What We’re Watching: Spotlight on Dakota Wicohan Youth Regalia

First Nations’ community partner Dakota Wicohan launched a Youth Regalia Project in 2019 with support from our Native Youth and Culture Fund. The project set out to recruit and train young women from the Upper and Lower Sioux communities of Minnesota to design and construct their own Dakota dance regalia, as part of its overall mission to preserve Dakota lifeways for future generations. We are honored to share this Pioneer PBS video highlighting their important work.

Reminder: Applications for First Nations’ Native Youth and Culture Fund are being accepted now. Learn more.


Indian Sports Mascots Don’t Just Mock Native Culture. They Erase It.

Why is it important that the Cleveland Indians changed their name? A perspective in The Washington Post describes how “Mythological Indians are a misrepresentation, a kind of media static that prevents other Americans from seeing real Native people as contemporary human beings who live, work and play alongside us and who make important contributions to American society. Mascots trivialize aspects of Native culture, such as feathers and body paint, that are sacred. And of course, through merchandising, mascots enable others to profit from American Indian-themed imagery.”

Photo credit Patrick Semansky/AP


Three Ways to Invest in Indigenous Foodways to Impact Food Security

Walter Schindler, Forbes Councils Member and chairman and CEO of Transformation, LLC, shares how “Indigenous knowledge and traditional food systems model the principles and practices necessary to ensure prosperity for future generations. Impact investors and companies can learn from Indigenous people and their practices to have a more substantial impact on food security goals.” In this article, he describes three essential processes companies can incorporate from Indigenous food systems.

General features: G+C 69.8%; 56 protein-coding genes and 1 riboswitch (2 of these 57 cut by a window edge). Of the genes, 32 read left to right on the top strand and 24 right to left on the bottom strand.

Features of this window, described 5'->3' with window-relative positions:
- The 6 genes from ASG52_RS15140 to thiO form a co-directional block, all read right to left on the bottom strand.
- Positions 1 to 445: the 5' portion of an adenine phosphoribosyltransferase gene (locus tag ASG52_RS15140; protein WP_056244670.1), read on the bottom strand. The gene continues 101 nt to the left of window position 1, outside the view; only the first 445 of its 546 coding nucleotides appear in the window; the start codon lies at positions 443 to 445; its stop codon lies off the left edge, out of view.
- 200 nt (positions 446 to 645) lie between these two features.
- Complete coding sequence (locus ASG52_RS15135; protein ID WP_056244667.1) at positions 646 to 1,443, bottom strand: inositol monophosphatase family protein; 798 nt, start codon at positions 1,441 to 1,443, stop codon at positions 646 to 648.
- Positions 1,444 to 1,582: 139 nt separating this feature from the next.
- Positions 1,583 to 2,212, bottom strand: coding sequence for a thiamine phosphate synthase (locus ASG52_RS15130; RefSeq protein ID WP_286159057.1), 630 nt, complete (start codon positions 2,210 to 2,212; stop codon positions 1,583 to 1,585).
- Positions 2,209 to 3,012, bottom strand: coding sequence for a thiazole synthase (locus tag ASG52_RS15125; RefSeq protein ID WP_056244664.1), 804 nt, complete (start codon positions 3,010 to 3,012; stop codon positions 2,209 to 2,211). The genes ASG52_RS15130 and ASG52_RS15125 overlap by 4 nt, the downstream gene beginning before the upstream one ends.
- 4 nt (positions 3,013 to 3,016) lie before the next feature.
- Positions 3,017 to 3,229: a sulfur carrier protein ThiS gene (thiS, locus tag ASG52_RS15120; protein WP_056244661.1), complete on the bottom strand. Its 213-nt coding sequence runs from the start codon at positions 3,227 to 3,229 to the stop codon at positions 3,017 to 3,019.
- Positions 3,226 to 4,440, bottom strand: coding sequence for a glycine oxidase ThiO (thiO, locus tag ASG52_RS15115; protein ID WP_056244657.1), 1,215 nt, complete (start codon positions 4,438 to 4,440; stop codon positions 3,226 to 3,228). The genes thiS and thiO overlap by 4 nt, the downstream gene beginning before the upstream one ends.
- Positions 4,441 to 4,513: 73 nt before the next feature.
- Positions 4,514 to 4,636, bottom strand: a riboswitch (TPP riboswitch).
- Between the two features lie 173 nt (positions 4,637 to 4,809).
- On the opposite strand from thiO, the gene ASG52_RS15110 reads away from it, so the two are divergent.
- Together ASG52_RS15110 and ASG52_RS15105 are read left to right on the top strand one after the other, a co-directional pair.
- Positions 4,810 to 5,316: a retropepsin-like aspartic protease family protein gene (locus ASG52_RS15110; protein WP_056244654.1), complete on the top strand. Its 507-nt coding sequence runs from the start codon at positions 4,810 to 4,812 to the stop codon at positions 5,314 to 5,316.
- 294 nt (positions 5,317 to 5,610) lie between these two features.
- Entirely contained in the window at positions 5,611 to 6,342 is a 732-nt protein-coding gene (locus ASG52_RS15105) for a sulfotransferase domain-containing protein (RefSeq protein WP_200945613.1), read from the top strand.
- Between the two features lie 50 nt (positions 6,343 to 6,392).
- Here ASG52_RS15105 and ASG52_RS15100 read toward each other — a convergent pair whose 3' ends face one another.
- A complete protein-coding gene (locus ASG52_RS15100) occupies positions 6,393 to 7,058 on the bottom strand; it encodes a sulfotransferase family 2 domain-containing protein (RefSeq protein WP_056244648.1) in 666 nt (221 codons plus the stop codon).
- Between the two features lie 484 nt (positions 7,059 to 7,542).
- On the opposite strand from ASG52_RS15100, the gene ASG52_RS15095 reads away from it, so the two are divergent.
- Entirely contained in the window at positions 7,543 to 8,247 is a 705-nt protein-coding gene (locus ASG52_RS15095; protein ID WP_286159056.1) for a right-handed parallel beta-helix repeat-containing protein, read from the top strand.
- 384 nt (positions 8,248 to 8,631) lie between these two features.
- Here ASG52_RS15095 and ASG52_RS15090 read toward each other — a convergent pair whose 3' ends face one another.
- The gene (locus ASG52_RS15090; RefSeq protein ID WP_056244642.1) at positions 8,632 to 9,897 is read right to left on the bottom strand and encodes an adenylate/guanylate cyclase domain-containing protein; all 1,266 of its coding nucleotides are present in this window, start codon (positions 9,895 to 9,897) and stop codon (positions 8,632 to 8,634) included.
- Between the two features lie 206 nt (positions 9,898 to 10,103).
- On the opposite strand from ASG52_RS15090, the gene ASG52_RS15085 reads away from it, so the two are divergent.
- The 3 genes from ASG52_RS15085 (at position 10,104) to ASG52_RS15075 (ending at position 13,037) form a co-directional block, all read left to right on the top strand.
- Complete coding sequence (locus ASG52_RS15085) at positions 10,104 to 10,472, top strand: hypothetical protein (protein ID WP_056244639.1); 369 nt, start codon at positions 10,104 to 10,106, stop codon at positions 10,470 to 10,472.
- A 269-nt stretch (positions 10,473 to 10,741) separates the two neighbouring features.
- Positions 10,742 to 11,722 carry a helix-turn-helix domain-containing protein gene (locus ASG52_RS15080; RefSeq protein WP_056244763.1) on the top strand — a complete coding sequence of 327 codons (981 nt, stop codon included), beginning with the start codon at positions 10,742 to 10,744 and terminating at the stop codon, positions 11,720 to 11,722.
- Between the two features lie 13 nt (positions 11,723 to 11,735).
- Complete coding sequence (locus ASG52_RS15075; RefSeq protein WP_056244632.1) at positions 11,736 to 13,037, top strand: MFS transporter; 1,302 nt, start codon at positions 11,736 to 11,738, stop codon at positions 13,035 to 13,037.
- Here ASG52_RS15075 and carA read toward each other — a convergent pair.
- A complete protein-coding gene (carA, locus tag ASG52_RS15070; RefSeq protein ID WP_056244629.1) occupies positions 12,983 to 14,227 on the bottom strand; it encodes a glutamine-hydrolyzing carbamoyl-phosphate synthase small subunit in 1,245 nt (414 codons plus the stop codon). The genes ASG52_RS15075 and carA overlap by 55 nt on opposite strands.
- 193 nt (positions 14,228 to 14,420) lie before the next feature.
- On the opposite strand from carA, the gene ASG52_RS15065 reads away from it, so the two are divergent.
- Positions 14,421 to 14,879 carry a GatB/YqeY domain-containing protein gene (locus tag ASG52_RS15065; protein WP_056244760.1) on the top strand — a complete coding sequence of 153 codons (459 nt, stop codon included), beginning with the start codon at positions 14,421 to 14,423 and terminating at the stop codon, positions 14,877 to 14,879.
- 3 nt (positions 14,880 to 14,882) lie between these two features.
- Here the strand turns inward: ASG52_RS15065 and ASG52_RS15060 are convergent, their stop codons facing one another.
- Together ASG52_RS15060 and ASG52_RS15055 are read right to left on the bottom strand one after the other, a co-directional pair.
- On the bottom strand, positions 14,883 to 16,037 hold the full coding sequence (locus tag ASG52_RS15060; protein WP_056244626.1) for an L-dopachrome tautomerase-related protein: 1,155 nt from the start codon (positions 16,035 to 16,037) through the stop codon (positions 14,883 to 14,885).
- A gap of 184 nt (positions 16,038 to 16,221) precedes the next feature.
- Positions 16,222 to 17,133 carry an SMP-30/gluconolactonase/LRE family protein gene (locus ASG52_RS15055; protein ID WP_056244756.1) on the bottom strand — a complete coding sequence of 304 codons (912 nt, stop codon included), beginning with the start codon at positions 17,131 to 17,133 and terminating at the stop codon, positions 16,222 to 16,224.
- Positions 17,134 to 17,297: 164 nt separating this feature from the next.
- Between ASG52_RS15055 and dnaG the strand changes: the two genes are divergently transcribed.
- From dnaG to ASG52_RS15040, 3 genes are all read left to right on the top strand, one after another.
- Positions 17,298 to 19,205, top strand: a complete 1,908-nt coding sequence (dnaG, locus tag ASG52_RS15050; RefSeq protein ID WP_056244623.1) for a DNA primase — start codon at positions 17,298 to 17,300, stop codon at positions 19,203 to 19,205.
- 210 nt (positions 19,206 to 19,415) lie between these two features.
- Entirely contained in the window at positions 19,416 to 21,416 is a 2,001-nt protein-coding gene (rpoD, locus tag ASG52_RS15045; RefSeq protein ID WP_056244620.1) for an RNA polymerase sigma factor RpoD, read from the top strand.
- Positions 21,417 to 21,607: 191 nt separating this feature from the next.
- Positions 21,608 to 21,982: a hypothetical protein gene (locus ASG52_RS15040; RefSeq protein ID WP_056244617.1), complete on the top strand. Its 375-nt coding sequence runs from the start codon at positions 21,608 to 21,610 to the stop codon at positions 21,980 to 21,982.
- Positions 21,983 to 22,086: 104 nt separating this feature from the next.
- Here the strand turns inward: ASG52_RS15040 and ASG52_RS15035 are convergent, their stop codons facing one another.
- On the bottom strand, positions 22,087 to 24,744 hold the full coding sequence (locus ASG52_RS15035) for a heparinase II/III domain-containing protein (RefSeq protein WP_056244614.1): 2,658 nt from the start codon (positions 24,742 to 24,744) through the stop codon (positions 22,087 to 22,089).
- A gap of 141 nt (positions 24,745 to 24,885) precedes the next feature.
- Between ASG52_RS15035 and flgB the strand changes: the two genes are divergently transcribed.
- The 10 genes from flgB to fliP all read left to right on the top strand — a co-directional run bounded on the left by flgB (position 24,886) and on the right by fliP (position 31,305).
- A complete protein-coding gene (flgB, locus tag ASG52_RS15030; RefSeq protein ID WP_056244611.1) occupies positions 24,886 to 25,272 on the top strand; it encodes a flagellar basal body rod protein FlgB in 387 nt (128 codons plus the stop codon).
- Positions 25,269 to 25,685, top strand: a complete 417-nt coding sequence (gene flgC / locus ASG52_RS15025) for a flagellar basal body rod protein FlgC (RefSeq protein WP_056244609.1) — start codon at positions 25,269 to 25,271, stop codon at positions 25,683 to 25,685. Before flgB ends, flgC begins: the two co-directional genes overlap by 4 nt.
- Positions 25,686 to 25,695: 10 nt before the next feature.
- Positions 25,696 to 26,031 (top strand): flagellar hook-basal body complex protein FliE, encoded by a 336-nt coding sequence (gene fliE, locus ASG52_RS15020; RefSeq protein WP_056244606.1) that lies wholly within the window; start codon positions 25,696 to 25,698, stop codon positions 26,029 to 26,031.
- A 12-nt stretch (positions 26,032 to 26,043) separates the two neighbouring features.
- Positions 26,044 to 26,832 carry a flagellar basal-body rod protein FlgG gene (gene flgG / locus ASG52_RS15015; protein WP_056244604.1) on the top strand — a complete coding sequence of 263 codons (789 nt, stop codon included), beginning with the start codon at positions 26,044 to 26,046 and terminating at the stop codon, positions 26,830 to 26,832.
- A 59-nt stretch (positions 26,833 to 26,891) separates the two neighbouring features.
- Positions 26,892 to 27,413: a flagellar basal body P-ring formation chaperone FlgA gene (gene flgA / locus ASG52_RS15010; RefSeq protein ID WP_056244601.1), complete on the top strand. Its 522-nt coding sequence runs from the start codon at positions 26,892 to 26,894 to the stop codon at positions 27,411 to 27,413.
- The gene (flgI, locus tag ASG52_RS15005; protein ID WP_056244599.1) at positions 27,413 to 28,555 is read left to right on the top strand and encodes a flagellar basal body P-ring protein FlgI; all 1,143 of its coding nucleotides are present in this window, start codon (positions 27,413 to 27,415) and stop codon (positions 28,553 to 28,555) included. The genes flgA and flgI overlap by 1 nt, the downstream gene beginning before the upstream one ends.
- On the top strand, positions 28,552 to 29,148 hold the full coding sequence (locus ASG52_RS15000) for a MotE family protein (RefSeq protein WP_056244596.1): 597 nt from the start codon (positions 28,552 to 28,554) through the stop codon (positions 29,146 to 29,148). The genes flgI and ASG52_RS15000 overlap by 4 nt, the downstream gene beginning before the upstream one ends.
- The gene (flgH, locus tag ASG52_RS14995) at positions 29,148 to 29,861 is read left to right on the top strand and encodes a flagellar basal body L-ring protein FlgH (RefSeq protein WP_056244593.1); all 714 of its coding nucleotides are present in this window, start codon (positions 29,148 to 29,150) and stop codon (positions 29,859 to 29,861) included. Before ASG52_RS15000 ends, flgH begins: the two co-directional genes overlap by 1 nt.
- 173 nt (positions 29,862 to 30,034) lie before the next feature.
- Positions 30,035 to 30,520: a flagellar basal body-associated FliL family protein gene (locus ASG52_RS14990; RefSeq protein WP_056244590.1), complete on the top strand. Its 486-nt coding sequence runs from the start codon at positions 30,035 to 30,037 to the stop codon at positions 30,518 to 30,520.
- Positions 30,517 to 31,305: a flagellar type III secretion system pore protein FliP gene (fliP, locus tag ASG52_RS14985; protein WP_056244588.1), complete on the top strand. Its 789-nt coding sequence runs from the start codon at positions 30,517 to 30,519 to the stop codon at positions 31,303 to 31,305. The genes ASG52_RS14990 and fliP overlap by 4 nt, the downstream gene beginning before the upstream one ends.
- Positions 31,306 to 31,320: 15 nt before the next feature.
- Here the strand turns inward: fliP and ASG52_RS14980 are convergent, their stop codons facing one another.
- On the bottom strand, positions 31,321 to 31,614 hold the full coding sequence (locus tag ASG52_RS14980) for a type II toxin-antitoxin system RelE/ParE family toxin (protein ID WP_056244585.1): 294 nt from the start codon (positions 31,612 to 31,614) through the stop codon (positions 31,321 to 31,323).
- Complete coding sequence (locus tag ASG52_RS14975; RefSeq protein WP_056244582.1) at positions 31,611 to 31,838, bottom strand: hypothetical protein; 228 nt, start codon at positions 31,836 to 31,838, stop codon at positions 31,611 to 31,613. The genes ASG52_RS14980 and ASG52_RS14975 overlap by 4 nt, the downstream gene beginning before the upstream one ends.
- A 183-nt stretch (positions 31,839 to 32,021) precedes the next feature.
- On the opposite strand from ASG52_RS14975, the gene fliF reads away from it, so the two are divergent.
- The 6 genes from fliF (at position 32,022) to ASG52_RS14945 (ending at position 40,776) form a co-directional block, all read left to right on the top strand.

Photo credit Forbes/Getty


Indigenous Americans Demand a Reckoning with Brutal Colonial History

The Guardian reports that “Indigenous people are pushing for a region-wide reckoning with colonialism’s bitter legacy of massacre and cultural erasure.” Further, the article explores how, while contexts and histories vary, “a common experience of marginalization, poverty and low life expectancy has prompted many Indigenous people to draw parallels across colonial borders.”

Photo credit: Daniel Garzon Herazo/NuPhoto/Rex/Shutterstock


Navigating the American Rescue Plan

The American Rescue Plan Act (ARPA) presents an opportunity for the 574 federally recognized tribal nations to use their rights of sovereignty and self-government to strengthen their communities. As the tribes take on the challenges presented by the Act, the Ash Center’s Harvard Project on American Indian Economic Development is hosting a series designed to help tribes learn from each other and from a wide array of guest experts. Register here for the Wednesday, August 4, webinar on “Investing in Your Tribes’ Infrastructure.”